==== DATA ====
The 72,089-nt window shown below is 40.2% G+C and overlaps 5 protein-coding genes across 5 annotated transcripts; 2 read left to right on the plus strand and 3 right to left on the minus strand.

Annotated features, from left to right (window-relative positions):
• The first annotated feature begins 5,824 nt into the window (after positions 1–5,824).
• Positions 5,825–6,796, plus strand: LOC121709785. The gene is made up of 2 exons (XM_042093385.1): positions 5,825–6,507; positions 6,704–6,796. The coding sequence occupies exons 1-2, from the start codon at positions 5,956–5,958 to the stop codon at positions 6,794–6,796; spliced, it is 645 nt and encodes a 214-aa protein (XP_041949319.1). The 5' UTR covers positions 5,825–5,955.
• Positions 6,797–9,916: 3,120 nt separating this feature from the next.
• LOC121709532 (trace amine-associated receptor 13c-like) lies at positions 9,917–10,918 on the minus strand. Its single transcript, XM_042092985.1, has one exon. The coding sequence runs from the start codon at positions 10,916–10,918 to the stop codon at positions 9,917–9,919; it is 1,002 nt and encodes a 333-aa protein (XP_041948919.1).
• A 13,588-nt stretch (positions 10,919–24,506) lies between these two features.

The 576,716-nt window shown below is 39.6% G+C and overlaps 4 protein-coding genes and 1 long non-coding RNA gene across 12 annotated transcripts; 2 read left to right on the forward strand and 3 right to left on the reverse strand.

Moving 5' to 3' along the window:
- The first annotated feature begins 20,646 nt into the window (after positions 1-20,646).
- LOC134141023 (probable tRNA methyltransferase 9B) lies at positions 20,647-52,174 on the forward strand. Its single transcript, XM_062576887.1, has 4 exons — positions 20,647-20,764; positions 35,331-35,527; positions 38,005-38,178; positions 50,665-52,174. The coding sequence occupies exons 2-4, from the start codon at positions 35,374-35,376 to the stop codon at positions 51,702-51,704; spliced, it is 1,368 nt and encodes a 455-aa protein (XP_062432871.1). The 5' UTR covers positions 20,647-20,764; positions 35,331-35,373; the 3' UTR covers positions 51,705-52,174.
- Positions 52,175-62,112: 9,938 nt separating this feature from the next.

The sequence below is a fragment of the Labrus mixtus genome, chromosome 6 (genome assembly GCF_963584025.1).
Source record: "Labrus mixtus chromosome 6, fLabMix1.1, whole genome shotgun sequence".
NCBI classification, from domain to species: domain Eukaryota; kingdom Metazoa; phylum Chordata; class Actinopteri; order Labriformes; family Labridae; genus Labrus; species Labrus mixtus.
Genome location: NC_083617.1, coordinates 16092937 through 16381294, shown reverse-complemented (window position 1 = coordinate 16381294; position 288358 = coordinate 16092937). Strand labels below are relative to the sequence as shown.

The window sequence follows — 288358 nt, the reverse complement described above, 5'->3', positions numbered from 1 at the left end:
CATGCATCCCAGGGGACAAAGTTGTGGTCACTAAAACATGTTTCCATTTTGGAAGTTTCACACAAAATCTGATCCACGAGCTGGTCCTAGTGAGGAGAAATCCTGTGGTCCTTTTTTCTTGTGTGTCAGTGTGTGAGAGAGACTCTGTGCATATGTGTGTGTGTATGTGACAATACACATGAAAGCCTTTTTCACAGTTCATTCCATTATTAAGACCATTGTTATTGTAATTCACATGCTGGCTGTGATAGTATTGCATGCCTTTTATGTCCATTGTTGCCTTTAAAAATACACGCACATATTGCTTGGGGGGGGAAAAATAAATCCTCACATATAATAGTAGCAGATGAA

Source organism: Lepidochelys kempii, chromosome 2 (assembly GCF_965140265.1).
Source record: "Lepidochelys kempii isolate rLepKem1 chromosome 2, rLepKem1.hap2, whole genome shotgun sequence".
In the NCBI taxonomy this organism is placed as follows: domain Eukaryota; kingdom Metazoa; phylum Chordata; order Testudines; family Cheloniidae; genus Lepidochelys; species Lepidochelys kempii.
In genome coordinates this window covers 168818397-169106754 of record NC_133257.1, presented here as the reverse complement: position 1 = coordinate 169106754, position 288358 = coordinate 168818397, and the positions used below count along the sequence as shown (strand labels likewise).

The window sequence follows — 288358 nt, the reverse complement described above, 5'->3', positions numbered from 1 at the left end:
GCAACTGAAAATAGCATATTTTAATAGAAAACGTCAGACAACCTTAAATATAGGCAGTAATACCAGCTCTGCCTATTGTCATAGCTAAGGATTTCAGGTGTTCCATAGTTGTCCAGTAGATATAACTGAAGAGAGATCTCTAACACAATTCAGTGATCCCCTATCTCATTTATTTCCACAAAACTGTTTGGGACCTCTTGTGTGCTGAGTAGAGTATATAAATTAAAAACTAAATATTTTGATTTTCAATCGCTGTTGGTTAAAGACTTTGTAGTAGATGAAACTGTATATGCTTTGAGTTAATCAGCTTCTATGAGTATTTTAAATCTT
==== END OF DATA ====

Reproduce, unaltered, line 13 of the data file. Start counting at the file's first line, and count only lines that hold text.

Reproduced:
The sequence below is a fragment of the Labrus mixtus genome, chromosome 6 (genome assembly GCF_963584025.1).